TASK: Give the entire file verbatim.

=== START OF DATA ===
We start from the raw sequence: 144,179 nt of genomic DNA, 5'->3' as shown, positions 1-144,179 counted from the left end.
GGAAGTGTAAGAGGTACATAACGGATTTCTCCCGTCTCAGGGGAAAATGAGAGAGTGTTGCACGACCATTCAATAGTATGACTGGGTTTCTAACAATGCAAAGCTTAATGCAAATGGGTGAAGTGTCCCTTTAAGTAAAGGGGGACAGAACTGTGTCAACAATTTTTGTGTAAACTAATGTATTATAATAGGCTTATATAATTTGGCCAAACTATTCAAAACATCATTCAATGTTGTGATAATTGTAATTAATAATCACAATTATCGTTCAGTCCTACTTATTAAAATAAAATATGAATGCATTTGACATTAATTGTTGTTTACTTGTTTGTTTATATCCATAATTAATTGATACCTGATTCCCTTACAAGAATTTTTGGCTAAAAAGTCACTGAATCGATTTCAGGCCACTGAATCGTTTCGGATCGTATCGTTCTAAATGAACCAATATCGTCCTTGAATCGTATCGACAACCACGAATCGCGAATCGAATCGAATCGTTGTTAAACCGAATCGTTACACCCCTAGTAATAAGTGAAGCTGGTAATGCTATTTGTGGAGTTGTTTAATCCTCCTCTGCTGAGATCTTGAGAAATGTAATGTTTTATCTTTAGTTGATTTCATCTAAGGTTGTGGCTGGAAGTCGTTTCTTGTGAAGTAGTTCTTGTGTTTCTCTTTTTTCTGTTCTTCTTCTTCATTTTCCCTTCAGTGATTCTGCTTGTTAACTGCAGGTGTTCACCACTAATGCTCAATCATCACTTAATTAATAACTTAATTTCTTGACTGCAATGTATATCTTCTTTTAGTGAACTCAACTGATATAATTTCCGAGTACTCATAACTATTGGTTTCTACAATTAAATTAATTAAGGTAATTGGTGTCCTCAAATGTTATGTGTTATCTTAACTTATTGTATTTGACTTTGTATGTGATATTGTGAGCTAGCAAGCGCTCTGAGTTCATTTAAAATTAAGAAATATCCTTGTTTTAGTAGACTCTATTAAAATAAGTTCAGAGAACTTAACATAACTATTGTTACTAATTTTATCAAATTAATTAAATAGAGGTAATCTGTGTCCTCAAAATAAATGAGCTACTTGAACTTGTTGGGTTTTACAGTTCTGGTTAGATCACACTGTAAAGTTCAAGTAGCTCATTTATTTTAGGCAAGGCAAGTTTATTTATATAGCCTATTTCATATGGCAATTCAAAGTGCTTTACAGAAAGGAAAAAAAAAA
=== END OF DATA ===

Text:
We start from the raw sequence: 144,179 nt of genomic DNA, 5'->3' as shown, positions 1-144,179 counted from the left end.
GGAAGTGTAAGAGGTACATAACGGATTTCTCCCGTCTCAGGGGAAAATGAGAGAGTGTTGCACGACCATTCAATAGTATGACTGGGTTTCTAACAATGCAAAGCTTAATGCAAATGGGTGAAGTGTCCCTTTAAGTAAAGGGGGACAGAACTGTGTCAACAATTTTTGTGTAAACTAATGTATTATAATAGGCTTATATAATTTGGCCAAACTATTCAAAACATCATTCAATGTTGTGATAATTGTAATTAATAATCACAATTATCGTTCAGTCCTACTTATTAAAATAAAATATGAATGCATTTGACATTAATTGTTGTTTACTTGTTTGTTTATATCCATAATTAATTGATACCTGATTCCCTTACAAGAATTTTTGGCTAAAAAGTCACTGAATCGATTTCAGGCCACTGAATCGTTTCGGATCGTATCGTTCTAAATGAACCAATATCGTCCTTGAATCGTATCGACAACCACGAATCGCGAATCGAATCGAATCGTTGTTAAACCGAATCGTTACACCCCTAGTAATAAGTGAAGCTGGTAATGCTATTTGTGGAGTTGTTTAATCCTCCTCTGCTGAGATCTTGAGAAATGTAATGTTTTATCTTTAGTTGATTTCATCTAAGGTTGTGGCTGGAAGTCGTTTCTTGTGAAGTAGTTCTTGTGTTTCTCTTTTTTCTGTTCTTCTTCTTCATTTTCCCTTCAGTGATTCTGCTTGTTAACTGCAGGTGTTCACCACTAATGCTCAATCATCACTTAATTAATAACTTAATTTCTTGACTGCAATGTATATCTTCTTTTAGTGAACTCAACTGATATAATTTCCGAGTACTCATAACTATTGGTTTCTACAATTAAATTAATTAAGGTAATTGGTGTCCTCAAATGTTATGTGTTATCTTAACTTATTGTATTTGACTTTGTATGTGATATTGTGAGCTAGCAAGCGCTCTGAGTTCATTTAAAATTAAGAAATATCCTTGTTTTAGTAGACTCTATTAAAATAAGTTCAGAGAACTTAACATAACTATTGTTACTAATTTTATCAAATTAATTAAATAGAGGTAATCTGTGTCCTCAAAATAAATGAGCTACTTGAACTTGTTGGGTTTTACAGTTCTGGTTAGATCACACTGTAAAGTTCAAGTAGCTCATTTATTTTAGGCAAGGCAAGTTTATTTATATAGCCTATTTCATATGGCAATTCAAAGTGCTTTACAGAAAGGAAAAAAAAAA